may22 snowmaking table

There are also infrastructure considerations. For example, converting a big portion of your fleet from air hogs to low-e sticks or fans will not necessarily lower your electric bill unless your air compressors stay off to avoid setting your peak demand and to reduce overall energy consumption. Other considerations include pump and compressor VFDs, power factor correction, conversion from diesel generation to electric, and more. 

Ultimately, efficiency is a mix of financial and energy considerations and their tradeoff against “paying for better.” More efficient equipment is typically more expensive up front, but will provide some return over time. 


Connecting these elements, it is then important to re-apply the financial and business case. Whatever you land on with respect to the system and master plan, bring it full circle. 

For example, if your primary goal is to hedge against warm weather, it might make sense to invest in the costliest “insurance policy” money can buy. In other cases, resorts may have a more forgiving climate, allowing for superior cost and energy efficiency without sacrificing the ability to meet business objectives. 

Assess whether you really need that fancy automated maximum-production system or those manual air-hogs or low-e sticks. What will this do for skier visits and the bottom line? What about the ability to quickly resurface and groom, and its impact on the guest experience, return visitation, effective ticket price, etc.? What about the decision to open two weeks earlier than usual—is it worth it? What about making snow on multiple trails during a tough marginal opening sequence rather than focusing all resources on key opening trails—are you taking too much risk? 

Analyzing and understanding how your system will handle all of these scenarios, and more, is critical to proper planning and execution to ensure predictable financial and business outcomes. 


Perhaps the most complex part of this equation is the people. Specifically: ownership, management, and ops personnel. 

Ownership must be on board with any investment, financial commitments, and outcomes; management needs to craft, analyze, validate, and resource (empower) the business case; and ops needs to execute. Each of these links in the chain are equally important. A breakdown at any point could be detrimental to the success of the pursuit, or at the very least, result in subpar outcomes. 

Owners are often investors. And, like investors, when things are not going well, they are quick to look for means to protect their investment. On the flipside, when things are going well, success hides many shortcomings, and the importance of hedging (or the idea that things could/should be done better) can fade.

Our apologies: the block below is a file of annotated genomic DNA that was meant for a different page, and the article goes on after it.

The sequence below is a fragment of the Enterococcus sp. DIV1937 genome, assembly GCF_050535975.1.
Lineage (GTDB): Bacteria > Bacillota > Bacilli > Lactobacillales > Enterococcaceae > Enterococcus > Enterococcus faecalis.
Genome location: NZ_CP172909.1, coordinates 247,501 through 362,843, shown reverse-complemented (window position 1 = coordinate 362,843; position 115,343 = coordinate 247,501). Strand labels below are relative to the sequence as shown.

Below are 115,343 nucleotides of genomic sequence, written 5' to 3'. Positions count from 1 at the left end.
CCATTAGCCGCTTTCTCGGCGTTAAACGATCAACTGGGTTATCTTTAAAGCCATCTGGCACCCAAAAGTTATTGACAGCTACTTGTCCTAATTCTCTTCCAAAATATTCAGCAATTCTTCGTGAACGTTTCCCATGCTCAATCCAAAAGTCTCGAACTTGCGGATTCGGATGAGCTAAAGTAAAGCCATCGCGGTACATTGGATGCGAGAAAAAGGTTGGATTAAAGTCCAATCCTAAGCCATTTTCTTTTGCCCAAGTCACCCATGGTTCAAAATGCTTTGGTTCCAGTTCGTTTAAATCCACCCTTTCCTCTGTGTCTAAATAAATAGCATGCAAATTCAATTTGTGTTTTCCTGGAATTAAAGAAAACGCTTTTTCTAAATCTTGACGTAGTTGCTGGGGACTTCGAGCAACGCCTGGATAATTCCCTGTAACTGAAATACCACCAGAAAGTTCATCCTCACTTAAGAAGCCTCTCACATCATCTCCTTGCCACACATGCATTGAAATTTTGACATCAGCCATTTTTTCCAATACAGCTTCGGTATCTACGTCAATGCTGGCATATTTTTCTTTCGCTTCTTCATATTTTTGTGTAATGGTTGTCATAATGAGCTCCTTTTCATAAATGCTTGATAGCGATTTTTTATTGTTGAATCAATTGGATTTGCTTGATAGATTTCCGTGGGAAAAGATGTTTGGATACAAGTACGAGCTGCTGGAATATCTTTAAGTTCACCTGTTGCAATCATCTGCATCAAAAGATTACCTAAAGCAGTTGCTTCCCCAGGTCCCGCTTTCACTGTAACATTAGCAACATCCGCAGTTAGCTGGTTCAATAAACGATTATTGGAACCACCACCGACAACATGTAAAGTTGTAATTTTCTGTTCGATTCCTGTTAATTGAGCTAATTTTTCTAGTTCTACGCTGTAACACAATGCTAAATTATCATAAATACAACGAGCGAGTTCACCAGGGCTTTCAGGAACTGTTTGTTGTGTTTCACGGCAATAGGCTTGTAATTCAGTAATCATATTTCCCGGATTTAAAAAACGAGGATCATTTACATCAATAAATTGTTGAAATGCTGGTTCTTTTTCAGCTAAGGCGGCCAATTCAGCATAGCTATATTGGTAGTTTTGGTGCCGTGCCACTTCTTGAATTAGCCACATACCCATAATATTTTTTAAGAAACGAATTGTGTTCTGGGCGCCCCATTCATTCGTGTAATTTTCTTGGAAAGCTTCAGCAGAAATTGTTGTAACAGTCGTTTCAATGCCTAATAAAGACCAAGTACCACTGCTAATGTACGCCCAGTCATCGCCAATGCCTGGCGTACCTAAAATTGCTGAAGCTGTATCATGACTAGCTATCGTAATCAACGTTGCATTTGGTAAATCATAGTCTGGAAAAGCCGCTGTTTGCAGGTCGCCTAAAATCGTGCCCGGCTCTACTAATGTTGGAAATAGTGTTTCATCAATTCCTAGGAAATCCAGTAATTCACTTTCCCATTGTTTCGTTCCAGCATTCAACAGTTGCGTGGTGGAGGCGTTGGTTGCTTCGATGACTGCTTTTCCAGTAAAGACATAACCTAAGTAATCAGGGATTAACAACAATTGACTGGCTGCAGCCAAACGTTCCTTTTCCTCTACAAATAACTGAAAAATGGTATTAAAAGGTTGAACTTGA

Management, on the other hand, being somewhat closer to reality on the ground, is less prone to this vacillating mentality, but still often loses focus on snowmaking strategy amid the flurry of other functions involved in ski area operations.

Operations people and snowmakers are entirely aware of the criticality of snowmaking and are the thread by which the resort’s business hangs, but they are rarely consulted by management in business planning efforts and often end up siloed.

In the end, management bears the burden of aligning these perspectives. To gain the buy-in of ownership, management must prove out the business case and ensure the snowmaking plan supports the ski area’s strategy. To gain the buy-in of snowmakers—a group you will not win over by simply telling them what to do—they need to be part of the discussion. Additionally, management must get their boots wet and understand the challenges snowmakers face daily and how to manage through the growing pains of integrating new tech. 


It takes time and effort to align your snowmaking strategy and master plan with your ski area’s business plan. Since you’ve read this far, you know there are myriad elements to consider—and there are even more considerations that are unique to your property, people, existing infrastructure, resources, and goals. The outcome is worth the effort, though.

Don’t let a good snow year impede your progress, either. When things are going well, you probably won’t notice what you’re missing. When things are going poorly, you will wish you had started planning sooner. Complacency is the enemy of progress. Being proactive pays dividends in the long term.

This has proven true for Snowshoe. Since its methodically planned snowmaking overhaul debuted four years ago, the resort has achieved consistently record business levels and profitability and maintained its terrain opening guarantees. Of course, this success is not due solely to snowmaking, but it has played an outsized role. And the investment has paid for itself many times over. The intangible benefits on the guest experience are not to be understated either.

 If there’s hope for one small Southeast resort, there might be hope for the entire industry.